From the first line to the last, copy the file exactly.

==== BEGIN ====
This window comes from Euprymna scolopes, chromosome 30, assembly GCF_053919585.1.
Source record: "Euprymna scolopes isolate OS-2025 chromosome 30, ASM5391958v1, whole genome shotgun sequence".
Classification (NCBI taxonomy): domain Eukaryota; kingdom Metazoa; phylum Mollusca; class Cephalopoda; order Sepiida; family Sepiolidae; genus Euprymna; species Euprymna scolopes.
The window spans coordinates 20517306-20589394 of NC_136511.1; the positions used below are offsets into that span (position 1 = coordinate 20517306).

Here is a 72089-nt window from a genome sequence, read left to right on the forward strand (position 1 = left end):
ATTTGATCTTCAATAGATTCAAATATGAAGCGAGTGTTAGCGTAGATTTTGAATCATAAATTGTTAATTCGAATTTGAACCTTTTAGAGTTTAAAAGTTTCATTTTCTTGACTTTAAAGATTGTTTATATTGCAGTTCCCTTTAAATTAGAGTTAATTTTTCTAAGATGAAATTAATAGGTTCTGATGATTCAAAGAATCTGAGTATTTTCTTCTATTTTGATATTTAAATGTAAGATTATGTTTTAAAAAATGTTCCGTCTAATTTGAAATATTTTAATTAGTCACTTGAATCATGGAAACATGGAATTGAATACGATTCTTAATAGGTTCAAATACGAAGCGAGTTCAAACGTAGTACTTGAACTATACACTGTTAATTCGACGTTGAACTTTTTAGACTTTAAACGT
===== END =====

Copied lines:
This window comes from Euprymna scolopes, chromosome 30, assembly GCF_053919585.1.
Source record: "Euprymna scolopes isolate OS-2025 chromosome 30, ASM5391958v1, whole genome shotgun sequence".
Classification (NCBI taxonomy): domain Eukaryota; kingdom Metazoa; phylum Mollusca; class Cephalopoda; order Sepiida; family Sepiolidae; genus Euprymna; species Euprymna scolopes.
The window spans coordinates 20517306-20589394 of NC_136511.1; the positions used below are offsets into that span (position 1 = coordinate 20517306).

Here is a 72089-nt window from a genome sequence, read left to right on the forward strand (position 1 = left end):
ATTTGATCTTCAATAGATTCAAATATGAAGCGAGTGTTAGCGTAGATTTTGAATCATAAATTGTTAATTCGAATTTGAACCTTTTAGAGTTTAAAAGTTTCATTTTCTTGACTTTAAAGATTGTTTATATTGCAGTTCCCTTTAAATTAGAGTTAATTTTTCTAAGATGAAATTAATAGGTTCTGATGATTCAAAGAATCTGAGTATTTTCTTCTATTTTGATATTTAAATGTAAGATTATGTTTTAAAAAATGTTCCGTCTAATTTGAAATATTTTAATTAGTCACTTGAATCATGGAAACATGGAATTGAATACGATTCTTAATAGGTTCAAATACGAAGCGAGTTCAAACGTAGTACTTGAACTATACACTGTTAATTCGACGTTGAACTTTTTAGACTTTAAACGT